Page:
This was a disappointing but well-made adaptation of Poe's story that fails only in its departure from the original work.
I lay the blame here, not on Jules Dassin, but on screenwriter Doane R. Hoag, who decided to leave out the narration which made Poe's story so interesting: Here's this guy, clearly insane, trying to justify the murder of an old man for no other reason than the old man's blind eye freaked him out, by calmly and sanely relating the tale. It's given a miss here, and instead we have a guy who's unjustly abused by his boss and decides to kill him. It's just not as interesting, now matter who shoots it.
The murder scene isn't anywhere near as interesting as Poe's, either. Poe had the narrator hide behind the old man's bedroom door and fix a beam of light on his eye ("I kept quite still and said nothing. For a whole hour I did not move a muscle…") until the old man died of fright. Here, the young man does bring the lantern into the old man's room, then casts it aside and strangles the old man to death! What the hell is this?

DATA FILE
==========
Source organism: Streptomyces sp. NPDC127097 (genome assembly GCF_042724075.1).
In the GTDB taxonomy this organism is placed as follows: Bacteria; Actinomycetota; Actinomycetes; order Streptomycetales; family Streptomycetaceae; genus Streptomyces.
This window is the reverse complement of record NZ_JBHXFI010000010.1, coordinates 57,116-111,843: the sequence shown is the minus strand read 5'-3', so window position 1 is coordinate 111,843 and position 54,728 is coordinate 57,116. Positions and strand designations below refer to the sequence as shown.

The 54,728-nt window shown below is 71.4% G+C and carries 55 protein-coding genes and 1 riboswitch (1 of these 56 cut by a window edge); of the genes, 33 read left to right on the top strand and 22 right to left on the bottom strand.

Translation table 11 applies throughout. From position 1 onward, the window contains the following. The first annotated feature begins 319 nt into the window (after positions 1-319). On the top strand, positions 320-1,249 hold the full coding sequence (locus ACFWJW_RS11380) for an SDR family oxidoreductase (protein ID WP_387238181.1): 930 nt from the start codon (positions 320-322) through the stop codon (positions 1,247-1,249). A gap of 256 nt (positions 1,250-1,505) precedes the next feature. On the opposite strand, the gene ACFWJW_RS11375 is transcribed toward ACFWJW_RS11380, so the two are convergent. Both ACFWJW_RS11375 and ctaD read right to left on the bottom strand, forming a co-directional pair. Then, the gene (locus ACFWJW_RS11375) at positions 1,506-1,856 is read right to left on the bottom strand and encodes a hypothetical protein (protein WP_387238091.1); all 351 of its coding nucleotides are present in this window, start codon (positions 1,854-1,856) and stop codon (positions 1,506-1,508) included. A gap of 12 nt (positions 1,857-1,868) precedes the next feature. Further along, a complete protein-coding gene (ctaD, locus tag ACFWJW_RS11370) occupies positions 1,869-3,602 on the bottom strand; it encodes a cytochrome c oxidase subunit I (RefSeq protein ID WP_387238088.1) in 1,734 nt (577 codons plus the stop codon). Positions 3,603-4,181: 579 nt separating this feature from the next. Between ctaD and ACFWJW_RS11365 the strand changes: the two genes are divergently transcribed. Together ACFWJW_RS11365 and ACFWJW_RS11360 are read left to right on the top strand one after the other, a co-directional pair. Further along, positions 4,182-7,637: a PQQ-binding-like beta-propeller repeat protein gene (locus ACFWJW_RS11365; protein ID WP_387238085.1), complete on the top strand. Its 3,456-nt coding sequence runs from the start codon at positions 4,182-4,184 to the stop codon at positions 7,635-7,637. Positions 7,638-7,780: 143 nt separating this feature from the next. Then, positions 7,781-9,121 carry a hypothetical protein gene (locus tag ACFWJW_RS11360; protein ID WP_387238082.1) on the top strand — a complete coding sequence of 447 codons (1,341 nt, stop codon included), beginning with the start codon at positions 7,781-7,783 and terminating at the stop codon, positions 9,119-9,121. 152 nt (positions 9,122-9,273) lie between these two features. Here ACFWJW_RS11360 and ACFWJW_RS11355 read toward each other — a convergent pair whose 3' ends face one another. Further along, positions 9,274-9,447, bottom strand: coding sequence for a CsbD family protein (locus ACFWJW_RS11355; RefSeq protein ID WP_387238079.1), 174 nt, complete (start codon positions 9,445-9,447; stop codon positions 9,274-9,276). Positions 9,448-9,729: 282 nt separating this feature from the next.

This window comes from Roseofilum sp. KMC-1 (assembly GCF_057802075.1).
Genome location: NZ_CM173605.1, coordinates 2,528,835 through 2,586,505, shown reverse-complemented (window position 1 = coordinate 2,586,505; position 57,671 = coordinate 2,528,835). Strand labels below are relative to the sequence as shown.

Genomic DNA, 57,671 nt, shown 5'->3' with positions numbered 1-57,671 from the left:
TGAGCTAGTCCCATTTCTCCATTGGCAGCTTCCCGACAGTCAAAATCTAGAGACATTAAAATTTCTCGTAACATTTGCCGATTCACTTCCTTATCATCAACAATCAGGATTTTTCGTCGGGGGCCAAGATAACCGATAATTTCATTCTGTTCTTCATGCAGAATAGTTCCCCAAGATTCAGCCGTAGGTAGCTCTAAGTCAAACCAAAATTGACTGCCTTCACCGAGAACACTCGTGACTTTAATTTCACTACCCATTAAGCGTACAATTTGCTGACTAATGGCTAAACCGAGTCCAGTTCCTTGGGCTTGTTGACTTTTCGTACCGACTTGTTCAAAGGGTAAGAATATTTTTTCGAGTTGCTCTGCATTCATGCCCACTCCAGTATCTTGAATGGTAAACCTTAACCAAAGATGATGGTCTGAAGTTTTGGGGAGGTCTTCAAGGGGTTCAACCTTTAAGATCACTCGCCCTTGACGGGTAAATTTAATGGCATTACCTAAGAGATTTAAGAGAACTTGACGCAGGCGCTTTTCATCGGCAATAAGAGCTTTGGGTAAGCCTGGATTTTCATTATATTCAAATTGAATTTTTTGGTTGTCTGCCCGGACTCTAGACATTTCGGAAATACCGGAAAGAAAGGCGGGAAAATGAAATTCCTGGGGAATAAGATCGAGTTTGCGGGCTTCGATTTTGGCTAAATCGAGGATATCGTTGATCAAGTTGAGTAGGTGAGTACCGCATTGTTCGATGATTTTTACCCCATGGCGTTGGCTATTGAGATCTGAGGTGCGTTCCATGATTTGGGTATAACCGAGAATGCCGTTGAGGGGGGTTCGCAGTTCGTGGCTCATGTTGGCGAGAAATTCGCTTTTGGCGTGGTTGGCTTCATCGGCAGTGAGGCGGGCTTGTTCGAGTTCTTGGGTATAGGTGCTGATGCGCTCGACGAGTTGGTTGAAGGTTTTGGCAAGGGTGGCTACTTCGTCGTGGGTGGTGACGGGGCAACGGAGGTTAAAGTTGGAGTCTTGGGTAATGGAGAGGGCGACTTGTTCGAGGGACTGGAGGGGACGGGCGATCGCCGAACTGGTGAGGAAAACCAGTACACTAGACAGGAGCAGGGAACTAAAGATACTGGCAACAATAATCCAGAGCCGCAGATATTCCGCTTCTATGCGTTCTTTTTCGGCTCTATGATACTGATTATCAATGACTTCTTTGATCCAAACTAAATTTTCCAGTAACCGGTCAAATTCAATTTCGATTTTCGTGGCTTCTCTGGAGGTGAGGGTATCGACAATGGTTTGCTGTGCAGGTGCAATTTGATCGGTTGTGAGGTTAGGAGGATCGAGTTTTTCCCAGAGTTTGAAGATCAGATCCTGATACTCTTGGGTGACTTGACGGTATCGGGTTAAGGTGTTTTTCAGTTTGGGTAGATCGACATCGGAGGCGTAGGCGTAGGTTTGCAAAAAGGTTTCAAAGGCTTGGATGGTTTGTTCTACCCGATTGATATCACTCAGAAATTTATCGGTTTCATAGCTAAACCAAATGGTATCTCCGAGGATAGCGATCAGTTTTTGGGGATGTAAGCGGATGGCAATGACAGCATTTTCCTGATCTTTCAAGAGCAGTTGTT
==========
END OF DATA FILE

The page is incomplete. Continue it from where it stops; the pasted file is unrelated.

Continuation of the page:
The rest of it pans out pretty much the same as in the story, with the police arriving, the young man hearing the beating of the heart, etc., and that's all done brilliantly - but the narrator's cocky nature in the story is undone here by just making the young man crazy, apparently driven over the edge by guilt.
In all, I guess if I hadn't read Poe, I wouldn't have minded this one so much. If Dassin had had a proper screenplay to work with, this would have been a minor classic. As it is, it's kind of forgettable.
Nikki did not view.